WASHINGTON (Reuters) - U.S. Secretary of State Hillary Clinton has warned Latin American countries against becoming too closely involved with Iran, saying it was "a really bad idea" that could have consequences for them.
Clinton, fielding questions December 11 at a State Department forum on U.S. relations with Latin America, said Washington was aware Iran had stepped up diplomatic activity in the region.
Latin American leftist presidents, including Venezuela's Hugo Chavez, Bolivia's Evo Morales and Ecuador's Rafael Correa, are fierce critics of U.S. foreign policy and have forged closer ties with Iran, Russia and other countries recently.
Iranian President Mahmud Ahmadinejad visited Brazil, Bolivia and Venezuela in late November. The visit came at a time of rising pressure on Tehran to begin negotiating with international powers over its nuclear program by the end of the year or face new sanctions.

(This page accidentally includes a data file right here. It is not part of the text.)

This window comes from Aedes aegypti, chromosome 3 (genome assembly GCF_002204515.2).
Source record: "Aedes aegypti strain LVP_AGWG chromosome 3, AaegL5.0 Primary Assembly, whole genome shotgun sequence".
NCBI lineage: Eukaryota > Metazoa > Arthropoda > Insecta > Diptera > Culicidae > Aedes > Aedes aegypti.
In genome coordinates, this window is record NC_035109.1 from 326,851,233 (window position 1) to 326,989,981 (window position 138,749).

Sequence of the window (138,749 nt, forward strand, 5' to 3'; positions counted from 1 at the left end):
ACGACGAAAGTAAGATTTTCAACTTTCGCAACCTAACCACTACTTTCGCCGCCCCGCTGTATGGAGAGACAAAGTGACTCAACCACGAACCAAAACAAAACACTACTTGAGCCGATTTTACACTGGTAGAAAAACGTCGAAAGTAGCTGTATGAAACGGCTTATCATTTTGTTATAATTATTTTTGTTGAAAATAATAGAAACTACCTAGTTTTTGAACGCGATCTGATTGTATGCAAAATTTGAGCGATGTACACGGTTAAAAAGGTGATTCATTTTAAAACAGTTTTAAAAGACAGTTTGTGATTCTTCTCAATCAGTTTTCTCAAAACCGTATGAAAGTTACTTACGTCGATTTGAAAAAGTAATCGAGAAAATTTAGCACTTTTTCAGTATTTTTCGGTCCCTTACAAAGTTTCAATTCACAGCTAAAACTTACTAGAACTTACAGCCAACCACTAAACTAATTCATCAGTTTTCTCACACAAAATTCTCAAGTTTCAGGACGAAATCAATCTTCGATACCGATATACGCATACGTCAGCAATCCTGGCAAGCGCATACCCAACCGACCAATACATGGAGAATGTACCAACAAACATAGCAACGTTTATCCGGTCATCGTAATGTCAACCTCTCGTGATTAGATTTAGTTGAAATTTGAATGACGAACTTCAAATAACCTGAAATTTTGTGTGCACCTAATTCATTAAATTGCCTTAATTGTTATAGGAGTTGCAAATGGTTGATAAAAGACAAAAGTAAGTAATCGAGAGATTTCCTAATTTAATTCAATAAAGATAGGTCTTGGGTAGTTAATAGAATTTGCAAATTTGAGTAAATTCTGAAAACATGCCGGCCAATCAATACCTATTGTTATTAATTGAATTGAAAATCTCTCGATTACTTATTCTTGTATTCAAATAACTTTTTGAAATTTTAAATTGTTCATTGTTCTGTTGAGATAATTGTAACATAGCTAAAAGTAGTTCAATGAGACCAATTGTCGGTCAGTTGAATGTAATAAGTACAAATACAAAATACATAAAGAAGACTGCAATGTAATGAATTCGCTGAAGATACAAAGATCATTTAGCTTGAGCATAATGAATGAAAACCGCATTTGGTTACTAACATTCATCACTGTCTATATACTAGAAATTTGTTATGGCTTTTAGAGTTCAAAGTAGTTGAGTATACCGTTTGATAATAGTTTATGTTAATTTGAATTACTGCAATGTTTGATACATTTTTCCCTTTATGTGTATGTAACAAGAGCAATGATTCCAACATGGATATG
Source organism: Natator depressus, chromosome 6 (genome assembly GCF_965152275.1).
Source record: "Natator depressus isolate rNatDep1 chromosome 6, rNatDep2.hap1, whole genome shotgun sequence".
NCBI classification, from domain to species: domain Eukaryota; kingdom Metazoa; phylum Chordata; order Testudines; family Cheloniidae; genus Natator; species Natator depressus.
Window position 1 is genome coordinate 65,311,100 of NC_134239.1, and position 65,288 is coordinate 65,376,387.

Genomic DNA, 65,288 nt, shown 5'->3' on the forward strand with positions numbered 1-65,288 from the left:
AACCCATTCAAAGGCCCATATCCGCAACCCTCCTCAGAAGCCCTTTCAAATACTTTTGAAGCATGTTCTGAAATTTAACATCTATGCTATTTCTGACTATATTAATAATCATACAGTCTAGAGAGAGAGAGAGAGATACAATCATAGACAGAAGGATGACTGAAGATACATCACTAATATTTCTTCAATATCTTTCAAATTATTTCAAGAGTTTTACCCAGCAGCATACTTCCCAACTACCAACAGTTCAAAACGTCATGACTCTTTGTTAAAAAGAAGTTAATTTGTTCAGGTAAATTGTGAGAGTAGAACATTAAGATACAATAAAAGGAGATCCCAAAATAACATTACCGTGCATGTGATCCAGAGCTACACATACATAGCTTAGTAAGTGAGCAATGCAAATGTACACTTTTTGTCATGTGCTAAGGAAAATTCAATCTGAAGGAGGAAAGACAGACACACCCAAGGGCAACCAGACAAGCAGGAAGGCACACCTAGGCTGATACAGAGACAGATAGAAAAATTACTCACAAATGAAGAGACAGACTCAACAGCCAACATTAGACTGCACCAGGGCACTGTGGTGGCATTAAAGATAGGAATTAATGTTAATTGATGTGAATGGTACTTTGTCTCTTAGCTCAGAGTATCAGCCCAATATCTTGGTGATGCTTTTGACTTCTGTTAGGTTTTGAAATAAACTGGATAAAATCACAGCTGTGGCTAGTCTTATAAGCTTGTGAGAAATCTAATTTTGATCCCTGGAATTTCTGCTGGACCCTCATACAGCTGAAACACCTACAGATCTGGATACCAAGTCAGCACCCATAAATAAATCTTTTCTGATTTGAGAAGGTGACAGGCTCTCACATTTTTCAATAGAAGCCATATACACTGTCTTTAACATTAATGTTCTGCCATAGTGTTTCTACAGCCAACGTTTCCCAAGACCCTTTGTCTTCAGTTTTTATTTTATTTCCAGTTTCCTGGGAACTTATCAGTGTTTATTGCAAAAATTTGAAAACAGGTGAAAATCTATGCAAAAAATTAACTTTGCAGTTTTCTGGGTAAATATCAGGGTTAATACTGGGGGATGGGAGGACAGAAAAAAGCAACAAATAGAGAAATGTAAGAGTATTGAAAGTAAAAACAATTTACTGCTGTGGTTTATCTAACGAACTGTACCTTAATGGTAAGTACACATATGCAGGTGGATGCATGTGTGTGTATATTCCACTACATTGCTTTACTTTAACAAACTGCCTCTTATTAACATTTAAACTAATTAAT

Brazilian President Luiz Inacio Lula da Silva has opposed sanctions on Iran over its nuclear enrichment program, which major powers fear is for developing atomic weapons but Tehran says is for energy production.
Involvement with Iran "is a really bad idea for the countries involved," Clinton said in comments that were among the strongest yet from Washington about growing links between Iran and Latin America.
"This is the major supporter, promoter and exporter of terrorism in the world today," she said. "If people want to flirt with Iran, they should take a look at what the consequences might well be for them. And we hope that they will think twice."
"I think she wanted to lay a marker in terms of expectations for hemispheric engagement," said Eric Farnsworth, vice president of the Council of the Americas.
He said no one would fault Brazil or Venezuela for having trade ties with Iran, but "why would you willingly invite the leader of Iran to come to your country for an official visit at exactly the same time that much of the rest of the world is ... condemning Iran for its nuclear proliferation activity?"
"At the least, it showed a tin ear for international politics from some of the Latin Americans," Farnsworth said. "I think at a more serious level it showed at least a willingness to go against the global consensus."